What of Natural law and God’s self-revelation? – We have spoken in brief of Natural law’s relationship to Human law, but what of Natural law’s relation to Divine law? Here the principle that_ grace perfects nature_ must be clearly understood. Grace is erroneously understood to be an exemption from law, but in reality it enables one to more perfectly follow the law. Christ did not introduce the world to virtue. The Greeks – through observing nature – had deduced the concept of “right living” and articulated those acts with are good and natural for men: the virtues. Christ introduced the world to the Theological Virtues: faith, hope and charity. In these three virtues, the natural virtues of say prudence and justice are clarified and perfected in man. Grace perfects nature; thus, all men can live the natural virtues, but only Catholics receive the full grace of the Theological virtues and the full extent of the virtuous life.

What does nature and revelation’s relationship mean for marriage? – Holy Matrimony is unique among the sacraments, because it is the only one to also be a natural institution. All peoples of the earth have some type of marriage, but only the sacrament of Holy Matrimony is the visible sign of an invisible grace – a grace that perfects the natural institution of marriage. Consequently, since the Catholic Church is the Church of Christ and was given the keys of St. Peter, it and it alone is able to articulate in confidence not only the sacrament of Holy Matrimony but also the natural institution of marriage it perfects. Moreover, it is able to speak to the very nature of humanity; and, since humans are by national rational, political and sexual animals, the Church has the authority and obligation to speak to these matters.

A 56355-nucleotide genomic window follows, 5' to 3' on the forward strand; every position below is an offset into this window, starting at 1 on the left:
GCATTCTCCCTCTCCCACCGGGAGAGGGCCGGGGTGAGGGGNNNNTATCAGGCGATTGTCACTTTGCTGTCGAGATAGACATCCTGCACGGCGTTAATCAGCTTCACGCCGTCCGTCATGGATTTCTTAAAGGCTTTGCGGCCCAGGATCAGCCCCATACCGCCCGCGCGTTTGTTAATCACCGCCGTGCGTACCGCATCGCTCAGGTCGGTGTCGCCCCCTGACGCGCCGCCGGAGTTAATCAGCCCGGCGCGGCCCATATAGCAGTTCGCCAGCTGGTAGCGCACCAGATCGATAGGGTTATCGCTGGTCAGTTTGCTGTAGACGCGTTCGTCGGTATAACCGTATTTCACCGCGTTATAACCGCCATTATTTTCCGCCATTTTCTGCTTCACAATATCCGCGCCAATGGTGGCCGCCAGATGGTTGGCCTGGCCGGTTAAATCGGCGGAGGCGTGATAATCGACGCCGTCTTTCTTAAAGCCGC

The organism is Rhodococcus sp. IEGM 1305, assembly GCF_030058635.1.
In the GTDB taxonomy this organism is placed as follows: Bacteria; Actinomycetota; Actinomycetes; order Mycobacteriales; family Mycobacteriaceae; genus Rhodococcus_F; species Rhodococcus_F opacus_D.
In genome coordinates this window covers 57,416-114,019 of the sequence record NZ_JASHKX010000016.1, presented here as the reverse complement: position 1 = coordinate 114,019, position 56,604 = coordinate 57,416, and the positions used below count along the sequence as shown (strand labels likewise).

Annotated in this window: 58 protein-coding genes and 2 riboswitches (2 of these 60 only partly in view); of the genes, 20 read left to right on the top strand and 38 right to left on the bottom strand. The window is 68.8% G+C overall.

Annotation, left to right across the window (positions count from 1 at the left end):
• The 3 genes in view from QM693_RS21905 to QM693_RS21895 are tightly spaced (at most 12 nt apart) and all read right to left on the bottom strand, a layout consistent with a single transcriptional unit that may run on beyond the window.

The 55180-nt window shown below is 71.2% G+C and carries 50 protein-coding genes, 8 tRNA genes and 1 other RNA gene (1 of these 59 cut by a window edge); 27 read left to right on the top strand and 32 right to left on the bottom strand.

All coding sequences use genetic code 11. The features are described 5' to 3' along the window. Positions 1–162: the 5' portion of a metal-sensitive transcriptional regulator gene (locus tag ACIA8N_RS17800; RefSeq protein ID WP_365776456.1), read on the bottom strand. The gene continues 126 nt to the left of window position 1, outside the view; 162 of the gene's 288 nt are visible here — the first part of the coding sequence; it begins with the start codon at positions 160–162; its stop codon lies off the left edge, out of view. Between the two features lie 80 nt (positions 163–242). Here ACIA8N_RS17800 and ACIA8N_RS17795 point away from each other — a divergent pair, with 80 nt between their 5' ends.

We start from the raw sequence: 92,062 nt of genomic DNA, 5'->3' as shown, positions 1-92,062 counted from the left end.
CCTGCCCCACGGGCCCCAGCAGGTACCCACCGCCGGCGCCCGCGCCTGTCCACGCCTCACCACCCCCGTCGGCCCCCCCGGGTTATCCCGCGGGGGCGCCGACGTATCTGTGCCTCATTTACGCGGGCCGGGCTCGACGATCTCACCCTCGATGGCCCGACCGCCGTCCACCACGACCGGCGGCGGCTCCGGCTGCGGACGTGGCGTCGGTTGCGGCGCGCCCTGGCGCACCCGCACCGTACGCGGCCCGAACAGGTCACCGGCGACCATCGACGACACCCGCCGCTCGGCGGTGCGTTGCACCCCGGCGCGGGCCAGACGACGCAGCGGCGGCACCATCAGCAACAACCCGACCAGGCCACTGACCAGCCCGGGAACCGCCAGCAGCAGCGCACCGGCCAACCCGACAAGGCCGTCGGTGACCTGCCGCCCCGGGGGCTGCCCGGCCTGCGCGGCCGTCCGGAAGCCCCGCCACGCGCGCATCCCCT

2. Guardian of the Whole Moral Law
No member of the faithful could possibly deny that the Church is competent in her magisterium to interpret the natural moral law.

It is in fact indisputable, as Our predecessors have many times declared, that Jesus Christ, when He communicated His divine power to Peter and the other Apostles and sent them to teach all nations His commandments, constituted them as the authentic guardians and interpreters of the whole moral law, not only, that is, of the law of the Gospel but also of the natural law.

For the natural law, too, declares the will of God, and its faithful observance is necessary for men’s eternal salvation.